Jayson Jacoby
The Baker City Herald

Some people contend that the acquittal of George Zimmerman in the killing of Trayvon Martin illustrates an inherent injustice of the American legal system -- one that's racially motivated.

We disagree.

We agree that Martin should still be alive.

And we agree that he probably would be alive, had Zimmerman chosen to stay in his car rather than pursue the teenager that night in February 2012.

But, as the trial testimony and the verdict clearly showed, Zimmerman's bad judgment does not make him guilty beyond a reasonable doubt of murder or manslaughter.

Zimmerman had the right to follow Martin.

And once the fight started - a fight which, by all the available evidence, Martin was winning - Zimmerman was also legally entitled to defend himself.

That's the standard by which the jury had to judge Zimmerman's actions.

Some groups argue that the best solution is to have the federal government take up the case and prosecute Zimmerman for violating Martin's civil rights.

We disagree.

There's no reason to believe federal officials would succeed where the Florida prosecutors failed. It defies logic to think that some mystery eyewitness will suddenly appear, or some evidence be uncovered to prove that Zimmerman is a raving racist.

A potential civil case is a different matter.

Martin's family might well be able to prove Zimmerman's culpability, in part because the standard is lower in civil court - a preponderance of the evidence rather than beyond a reasonable doubt.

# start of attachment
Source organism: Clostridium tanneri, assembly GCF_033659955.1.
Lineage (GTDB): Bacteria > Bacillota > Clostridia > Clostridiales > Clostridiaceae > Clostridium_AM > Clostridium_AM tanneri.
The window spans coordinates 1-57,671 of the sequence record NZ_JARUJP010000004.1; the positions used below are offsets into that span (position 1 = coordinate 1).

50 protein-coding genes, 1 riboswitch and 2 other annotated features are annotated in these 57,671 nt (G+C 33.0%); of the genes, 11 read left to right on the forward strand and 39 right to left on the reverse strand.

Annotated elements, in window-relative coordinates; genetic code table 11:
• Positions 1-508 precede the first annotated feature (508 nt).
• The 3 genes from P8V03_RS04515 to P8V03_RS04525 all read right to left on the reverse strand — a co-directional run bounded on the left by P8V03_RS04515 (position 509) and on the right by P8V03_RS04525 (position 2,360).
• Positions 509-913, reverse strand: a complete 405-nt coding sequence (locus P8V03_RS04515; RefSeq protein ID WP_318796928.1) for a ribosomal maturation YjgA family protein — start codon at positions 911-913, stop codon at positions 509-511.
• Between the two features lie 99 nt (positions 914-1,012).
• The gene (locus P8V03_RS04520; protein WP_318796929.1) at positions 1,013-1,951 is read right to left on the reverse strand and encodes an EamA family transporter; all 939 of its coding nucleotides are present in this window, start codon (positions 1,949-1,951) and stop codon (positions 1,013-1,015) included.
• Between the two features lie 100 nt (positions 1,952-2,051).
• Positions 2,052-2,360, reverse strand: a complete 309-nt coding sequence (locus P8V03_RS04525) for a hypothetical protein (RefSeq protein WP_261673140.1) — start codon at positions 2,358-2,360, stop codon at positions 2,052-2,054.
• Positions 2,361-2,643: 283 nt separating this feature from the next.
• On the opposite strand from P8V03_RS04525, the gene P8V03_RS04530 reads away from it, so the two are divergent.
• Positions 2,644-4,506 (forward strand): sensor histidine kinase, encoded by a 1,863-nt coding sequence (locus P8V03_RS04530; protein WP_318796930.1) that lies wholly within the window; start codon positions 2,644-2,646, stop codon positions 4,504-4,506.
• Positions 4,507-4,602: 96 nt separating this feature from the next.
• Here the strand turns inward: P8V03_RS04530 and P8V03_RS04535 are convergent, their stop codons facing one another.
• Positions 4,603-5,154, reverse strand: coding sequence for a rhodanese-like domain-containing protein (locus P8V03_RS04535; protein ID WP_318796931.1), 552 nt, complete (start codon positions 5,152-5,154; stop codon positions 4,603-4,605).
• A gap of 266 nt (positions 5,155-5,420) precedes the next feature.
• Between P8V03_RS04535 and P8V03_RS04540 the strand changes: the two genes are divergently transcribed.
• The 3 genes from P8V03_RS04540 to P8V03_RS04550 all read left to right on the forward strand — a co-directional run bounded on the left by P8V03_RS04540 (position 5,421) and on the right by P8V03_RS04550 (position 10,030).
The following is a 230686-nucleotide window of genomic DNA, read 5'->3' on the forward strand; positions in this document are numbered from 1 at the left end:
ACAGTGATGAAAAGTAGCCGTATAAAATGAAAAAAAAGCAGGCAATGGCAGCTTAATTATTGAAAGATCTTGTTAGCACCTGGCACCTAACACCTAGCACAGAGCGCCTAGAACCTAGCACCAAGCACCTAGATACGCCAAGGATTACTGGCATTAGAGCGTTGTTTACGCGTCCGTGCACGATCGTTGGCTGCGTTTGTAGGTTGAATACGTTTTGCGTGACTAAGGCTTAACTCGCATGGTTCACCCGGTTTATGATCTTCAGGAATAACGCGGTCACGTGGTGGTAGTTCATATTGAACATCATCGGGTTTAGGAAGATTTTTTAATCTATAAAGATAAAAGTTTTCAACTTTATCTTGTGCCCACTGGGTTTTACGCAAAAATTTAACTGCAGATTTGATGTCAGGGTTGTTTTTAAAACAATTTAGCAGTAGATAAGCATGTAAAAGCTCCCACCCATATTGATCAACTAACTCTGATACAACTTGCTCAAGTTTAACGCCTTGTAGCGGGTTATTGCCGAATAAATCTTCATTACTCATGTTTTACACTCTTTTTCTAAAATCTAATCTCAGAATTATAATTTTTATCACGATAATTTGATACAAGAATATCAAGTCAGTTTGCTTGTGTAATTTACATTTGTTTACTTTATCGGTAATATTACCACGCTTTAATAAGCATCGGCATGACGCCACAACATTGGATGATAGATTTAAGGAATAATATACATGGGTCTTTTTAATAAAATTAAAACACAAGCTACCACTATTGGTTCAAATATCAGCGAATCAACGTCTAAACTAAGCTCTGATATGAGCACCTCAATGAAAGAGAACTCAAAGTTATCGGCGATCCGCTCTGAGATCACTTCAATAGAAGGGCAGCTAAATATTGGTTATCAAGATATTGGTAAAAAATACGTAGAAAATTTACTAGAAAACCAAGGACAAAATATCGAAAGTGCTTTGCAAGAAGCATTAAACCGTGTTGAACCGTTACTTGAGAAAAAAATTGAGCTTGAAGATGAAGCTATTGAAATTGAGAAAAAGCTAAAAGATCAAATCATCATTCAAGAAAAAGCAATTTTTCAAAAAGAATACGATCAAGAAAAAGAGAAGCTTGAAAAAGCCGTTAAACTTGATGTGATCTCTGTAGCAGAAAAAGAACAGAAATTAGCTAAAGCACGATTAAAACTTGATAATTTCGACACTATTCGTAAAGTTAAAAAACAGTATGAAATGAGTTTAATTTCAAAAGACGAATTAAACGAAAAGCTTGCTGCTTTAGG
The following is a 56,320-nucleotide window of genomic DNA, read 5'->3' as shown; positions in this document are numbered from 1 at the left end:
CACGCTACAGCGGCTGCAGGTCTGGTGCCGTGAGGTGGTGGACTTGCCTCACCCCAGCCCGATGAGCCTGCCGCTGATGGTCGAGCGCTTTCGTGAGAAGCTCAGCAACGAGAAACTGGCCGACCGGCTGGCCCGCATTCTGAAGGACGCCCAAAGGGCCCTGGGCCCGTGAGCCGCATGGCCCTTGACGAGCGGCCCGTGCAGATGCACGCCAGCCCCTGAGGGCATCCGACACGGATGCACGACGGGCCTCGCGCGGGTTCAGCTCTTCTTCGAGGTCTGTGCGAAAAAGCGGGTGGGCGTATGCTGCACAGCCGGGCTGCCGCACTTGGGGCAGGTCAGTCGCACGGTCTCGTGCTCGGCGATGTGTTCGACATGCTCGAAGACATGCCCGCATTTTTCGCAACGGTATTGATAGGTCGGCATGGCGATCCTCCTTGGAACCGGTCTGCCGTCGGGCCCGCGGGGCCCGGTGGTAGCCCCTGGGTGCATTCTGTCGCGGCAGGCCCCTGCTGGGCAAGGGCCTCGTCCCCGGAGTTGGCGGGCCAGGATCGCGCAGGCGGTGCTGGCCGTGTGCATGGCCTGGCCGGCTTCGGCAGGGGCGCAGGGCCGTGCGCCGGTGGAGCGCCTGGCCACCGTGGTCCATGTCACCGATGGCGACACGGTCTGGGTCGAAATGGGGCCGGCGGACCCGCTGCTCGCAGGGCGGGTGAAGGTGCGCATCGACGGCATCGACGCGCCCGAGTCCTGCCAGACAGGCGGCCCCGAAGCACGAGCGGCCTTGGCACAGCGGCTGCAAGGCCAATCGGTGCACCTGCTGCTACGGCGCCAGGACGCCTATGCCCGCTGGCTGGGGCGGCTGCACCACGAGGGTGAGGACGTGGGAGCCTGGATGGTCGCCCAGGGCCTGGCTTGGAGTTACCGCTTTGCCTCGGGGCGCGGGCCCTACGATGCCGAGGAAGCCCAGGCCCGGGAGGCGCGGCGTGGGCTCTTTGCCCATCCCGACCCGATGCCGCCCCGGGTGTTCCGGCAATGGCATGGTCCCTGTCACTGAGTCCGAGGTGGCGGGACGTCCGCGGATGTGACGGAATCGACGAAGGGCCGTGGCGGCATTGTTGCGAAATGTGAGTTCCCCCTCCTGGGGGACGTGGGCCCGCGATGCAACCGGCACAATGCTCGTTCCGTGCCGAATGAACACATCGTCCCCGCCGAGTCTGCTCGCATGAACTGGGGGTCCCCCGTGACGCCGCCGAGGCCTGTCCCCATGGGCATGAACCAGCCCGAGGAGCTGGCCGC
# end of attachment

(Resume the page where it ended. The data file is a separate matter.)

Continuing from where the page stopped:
A civil suit is at least a legitimate way to continue this debate.

Marauding the streets of Los Angeles and other cities, however, is not.

Some of the protests that followed Zimmerman's acquittal can't be justified, and indeed we doubt they were actually motivated by the verdict.

Using that decision as an excuse to break windows and steal from businesses, to attack innocent people and to block highways, is more of an insult to Martin's memory than the jury's decision.

People who are truly aggrieved by Zimmerman's acquittal are entitled, of course, to publicly protest.

But they would bolster their credibility if, in addition to airing their beliefs about the verdict, they emphasized that violent and destructive protests serve no legitimate purpose and weaken, rather than strengthen, the protesters' position.